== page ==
On October 20th 2016, the BMMSA held our very first event of the year. This was the initial event in a series called “Industry Outlook”. This particular Industry Outlook Event was focused on the consulting industry. Four professionals from the consulting industry were brought in for a discussion panel focused on answering major questions related to consulting. The night ended with a networking session among students and consulting industry professionals.
Consultants from Deloitte, McKinsey & Company, AllGo, and Newton & Co joined us as the panellists for the evening. They discussed the challenges of the industry as well as some common misconceptions from questions directed from our moderator Erica Commons. One panellist noted that the hardest part about their jobs isn't in fact the problems they are hired to solve but the clients they are hired by. Often clients disagree with each other, which makes the task of getting them to get along a significant part of their job.
One panellist noted that an extremely important, yet unexpected part of the consulting industry is, networking. Instead of eating lunch in the office, he was encouraged by his superiors to have lunch out every day with potential clients or colleagues because the making of those connections is such a crucial part of his job.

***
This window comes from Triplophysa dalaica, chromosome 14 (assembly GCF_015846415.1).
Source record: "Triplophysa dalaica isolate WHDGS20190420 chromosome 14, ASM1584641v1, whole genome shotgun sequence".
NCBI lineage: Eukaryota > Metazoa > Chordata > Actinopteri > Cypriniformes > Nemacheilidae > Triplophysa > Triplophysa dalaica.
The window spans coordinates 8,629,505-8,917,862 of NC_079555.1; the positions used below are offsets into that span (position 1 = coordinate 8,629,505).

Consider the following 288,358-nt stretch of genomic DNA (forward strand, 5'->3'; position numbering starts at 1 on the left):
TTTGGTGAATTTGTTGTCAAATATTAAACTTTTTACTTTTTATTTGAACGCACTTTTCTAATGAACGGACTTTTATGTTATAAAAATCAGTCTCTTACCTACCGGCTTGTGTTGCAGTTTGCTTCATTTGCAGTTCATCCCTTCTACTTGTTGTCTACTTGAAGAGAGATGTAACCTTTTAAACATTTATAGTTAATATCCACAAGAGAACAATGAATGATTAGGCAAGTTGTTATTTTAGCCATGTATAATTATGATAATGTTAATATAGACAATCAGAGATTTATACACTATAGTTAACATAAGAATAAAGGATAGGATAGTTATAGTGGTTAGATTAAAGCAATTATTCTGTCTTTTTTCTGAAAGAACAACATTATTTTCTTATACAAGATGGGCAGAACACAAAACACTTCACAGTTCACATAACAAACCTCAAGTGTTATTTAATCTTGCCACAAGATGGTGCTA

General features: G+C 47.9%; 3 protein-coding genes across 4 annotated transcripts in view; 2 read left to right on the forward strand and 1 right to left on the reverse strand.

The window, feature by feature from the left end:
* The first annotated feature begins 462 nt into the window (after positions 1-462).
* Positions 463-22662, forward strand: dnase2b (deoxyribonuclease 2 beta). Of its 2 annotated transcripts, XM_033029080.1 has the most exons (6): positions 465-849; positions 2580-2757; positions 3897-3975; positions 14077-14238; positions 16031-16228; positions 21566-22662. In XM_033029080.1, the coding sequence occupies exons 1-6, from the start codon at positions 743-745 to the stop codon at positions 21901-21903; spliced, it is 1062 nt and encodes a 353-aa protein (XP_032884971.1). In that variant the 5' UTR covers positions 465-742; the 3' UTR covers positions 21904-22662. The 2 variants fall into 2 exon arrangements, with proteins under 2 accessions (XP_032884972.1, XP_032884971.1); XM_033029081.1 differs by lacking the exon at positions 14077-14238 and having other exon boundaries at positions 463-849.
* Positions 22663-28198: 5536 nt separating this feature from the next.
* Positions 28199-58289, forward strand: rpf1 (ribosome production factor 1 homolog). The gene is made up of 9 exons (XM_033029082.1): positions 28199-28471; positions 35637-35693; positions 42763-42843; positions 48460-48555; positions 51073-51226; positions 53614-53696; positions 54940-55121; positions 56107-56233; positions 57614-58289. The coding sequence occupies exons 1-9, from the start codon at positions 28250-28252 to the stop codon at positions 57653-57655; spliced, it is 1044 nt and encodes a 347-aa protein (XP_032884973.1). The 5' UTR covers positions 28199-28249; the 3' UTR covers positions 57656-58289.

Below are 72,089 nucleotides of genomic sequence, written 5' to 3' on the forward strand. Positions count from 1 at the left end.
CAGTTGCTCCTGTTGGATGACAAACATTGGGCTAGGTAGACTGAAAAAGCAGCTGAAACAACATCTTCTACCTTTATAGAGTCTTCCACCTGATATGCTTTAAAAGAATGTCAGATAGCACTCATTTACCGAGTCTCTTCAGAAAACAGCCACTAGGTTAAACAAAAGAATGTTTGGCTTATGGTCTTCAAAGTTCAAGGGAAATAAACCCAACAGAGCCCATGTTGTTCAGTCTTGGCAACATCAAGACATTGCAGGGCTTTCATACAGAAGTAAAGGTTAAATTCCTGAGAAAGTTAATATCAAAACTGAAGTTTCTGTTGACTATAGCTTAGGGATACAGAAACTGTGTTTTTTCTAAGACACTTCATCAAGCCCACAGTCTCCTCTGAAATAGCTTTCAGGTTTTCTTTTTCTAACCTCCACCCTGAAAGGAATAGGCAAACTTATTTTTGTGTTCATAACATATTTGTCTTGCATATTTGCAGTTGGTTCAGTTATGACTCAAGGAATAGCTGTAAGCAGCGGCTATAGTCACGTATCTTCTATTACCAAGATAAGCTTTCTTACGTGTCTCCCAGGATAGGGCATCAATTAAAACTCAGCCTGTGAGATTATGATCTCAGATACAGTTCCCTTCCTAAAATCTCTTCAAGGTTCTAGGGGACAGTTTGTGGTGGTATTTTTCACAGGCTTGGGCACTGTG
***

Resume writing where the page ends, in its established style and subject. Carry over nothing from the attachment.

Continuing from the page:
Another panellist noted that his lifestyle changed because of how much he needed to travel. In fact, on the day of the event he woke up in a small town in the interior of BC, travelled to a mine for a meeting, travelled to another town for another meeting, and then finally travelled to UBC to speak at the event. All of the panellists emphasized the importance of sleep in their routines, stating that they never get less than 6 hours, where earlier in their careers they suffered from getting 3 to 4 hours each night.
Panellists highlighted that a main aspect of the consulting industry is that professionals have to sell themselves all the time. Because the "product" that the consulting industry sells is the consultants’ own brainpower and problem-solving skills, it is important to advertise one's individual skills and competence in order to secure clients and contracts.
Students had the opportunity to ask questions to the panellists at the end of the event for a networking session where many important insights were shared. All four of the panellists, as well as some additional consulting industry professionals were busy talking to students throughout the networking session. By the end, students walked away with a much stronger understanding of the consulting industry and added some new connections to their network!